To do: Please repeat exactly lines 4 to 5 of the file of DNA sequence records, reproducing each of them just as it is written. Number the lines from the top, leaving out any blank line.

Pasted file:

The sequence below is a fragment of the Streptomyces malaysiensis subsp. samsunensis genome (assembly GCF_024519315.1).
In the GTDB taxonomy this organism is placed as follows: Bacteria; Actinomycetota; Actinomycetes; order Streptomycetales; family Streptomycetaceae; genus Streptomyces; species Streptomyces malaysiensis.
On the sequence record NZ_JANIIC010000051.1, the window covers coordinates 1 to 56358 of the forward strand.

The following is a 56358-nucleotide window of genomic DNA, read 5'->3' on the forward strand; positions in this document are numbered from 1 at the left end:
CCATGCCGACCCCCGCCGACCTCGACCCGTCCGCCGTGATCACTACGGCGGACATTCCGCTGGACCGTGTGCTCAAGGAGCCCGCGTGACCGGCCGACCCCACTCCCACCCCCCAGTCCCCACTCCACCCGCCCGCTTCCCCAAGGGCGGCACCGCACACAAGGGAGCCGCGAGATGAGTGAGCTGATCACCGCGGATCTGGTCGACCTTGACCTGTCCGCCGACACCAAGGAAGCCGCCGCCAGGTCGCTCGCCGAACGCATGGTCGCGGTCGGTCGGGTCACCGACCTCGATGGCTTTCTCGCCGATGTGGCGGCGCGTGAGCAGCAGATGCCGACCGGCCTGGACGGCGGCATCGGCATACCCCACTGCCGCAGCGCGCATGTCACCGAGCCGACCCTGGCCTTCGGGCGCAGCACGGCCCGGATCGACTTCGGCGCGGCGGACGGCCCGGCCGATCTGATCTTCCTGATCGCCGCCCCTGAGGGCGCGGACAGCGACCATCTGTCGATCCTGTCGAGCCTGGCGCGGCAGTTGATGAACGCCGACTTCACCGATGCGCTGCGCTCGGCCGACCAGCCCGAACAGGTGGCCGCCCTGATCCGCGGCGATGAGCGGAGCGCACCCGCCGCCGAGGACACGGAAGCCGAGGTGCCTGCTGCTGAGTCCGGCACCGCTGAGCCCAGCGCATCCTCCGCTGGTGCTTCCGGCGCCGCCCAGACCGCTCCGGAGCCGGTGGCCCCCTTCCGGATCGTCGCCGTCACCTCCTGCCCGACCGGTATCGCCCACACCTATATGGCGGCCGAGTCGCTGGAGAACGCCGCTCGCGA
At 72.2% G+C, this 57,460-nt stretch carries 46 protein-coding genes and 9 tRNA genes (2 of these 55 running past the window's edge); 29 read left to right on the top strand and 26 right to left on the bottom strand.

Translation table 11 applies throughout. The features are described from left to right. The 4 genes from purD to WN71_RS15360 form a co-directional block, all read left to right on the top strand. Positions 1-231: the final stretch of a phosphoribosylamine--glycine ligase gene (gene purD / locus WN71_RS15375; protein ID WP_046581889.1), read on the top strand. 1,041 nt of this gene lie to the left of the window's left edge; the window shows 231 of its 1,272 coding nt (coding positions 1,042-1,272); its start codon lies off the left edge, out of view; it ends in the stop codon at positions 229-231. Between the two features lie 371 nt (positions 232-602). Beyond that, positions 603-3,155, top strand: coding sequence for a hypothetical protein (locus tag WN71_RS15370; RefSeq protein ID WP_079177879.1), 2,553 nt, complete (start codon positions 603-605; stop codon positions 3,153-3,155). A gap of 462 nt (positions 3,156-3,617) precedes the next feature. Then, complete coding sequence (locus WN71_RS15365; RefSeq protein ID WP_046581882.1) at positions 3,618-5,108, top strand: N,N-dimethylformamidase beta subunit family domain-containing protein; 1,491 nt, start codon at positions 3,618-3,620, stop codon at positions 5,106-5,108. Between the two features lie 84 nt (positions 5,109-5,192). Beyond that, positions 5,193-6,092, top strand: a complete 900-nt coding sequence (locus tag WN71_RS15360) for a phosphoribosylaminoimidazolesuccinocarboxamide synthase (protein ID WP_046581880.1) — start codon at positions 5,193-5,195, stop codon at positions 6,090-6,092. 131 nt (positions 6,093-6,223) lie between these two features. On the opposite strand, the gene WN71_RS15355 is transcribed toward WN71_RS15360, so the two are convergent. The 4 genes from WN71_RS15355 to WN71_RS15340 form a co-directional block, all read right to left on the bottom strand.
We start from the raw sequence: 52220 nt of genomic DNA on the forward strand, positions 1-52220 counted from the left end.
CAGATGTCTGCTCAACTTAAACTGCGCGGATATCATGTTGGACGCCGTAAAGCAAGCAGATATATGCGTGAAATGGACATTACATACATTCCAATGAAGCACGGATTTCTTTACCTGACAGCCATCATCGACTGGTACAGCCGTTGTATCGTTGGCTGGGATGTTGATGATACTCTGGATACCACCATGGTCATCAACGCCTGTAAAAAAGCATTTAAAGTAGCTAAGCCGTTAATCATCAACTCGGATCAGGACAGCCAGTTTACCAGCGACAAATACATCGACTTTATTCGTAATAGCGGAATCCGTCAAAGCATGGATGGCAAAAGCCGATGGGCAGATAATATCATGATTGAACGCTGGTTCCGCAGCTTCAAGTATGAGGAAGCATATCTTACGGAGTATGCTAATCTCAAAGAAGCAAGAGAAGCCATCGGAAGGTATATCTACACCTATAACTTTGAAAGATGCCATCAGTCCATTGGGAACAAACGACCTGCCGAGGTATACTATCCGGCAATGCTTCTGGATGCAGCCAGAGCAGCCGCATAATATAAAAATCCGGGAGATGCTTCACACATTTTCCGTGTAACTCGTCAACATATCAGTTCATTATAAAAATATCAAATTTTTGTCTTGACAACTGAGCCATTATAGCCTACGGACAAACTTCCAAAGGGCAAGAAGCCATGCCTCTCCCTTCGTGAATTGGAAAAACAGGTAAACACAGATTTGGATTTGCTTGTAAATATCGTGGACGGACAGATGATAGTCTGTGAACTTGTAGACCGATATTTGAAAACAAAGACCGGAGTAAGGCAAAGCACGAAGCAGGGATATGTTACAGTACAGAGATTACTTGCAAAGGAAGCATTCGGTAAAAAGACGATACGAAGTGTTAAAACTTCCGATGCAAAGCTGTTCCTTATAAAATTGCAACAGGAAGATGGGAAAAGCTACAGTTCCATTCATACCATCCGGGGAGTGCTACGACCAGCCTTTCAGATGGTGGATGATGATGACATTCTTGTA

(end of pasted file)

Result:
The following is a 56358-nucleotide window of genomic DNA, read 5'->3' on the forward strand; positions in this document are numbered from 1 at the left end:
CCATGCCGACCCCCGCCGACCTCGACCCGTCCGCCGTGATCACTACGGCGGACATTCCGCTGGACCGTGTGCTCAAGGAGCCCGCGTGACCGGCCGACCCCACTCCCACCCCCCAGTCCCCACTCCACCCGCCCGCTTCCCCAAGGGCGGCACCGCACACAAGGGAGCCGCGAGATGAGTGAGCTGATCACCGCGGATCTGGTCGACCTTGACCTGTCCGCCGACACCAAGGAAGCCGCCGCCAGGTCGCTCGCCGAACGCATGGTCGCGGTCGGTCGGGTCACCGACCTCGATGGCTTTCTCGCCGATGTGGCGGCGCGTGAGCAGCAGATGCCGACCGGCCTGGACGGCGGCATCGGCATACCCCACTGCCGCAGCGCGCATGTCACCGAGCCGACCCTGGCCTTCGGGCGCAGCACGGCCCGGATCGACTTCGGCGCGGCGGACGGCCCGGCCGATCTGATCTTCCTGATCGCCGCCCCTGAGGGCGCGGACAGCGACCATCTGTCGATCCTGTCGAGCCTGGCGCGGCAGTTGATGAACGCCGACTTCACCGATGCGCTGCGCTCGGCCGACCAGCCCGAACAGGTGGCCGCCCTGATCCGCGGCGATGAGCGGAGCGCACCCGCCGCCGAGGACACGGAAGCCGAGGTGCCTGCTGCTGAGTCCGGCACCGCTGAGCCCAGCGCATCCTCCGCTGGTGCTTCCGGCGCCGCCCAGACCGCTCCGGAGCCGGTGGCCCCCTTCCGGATCGTCGCCGTCACCTCCTGCCCGACCGGTATCGCCCACACCTATATGGCGGCCGAGTCGCTGGAGAACGCCGCTCGCGA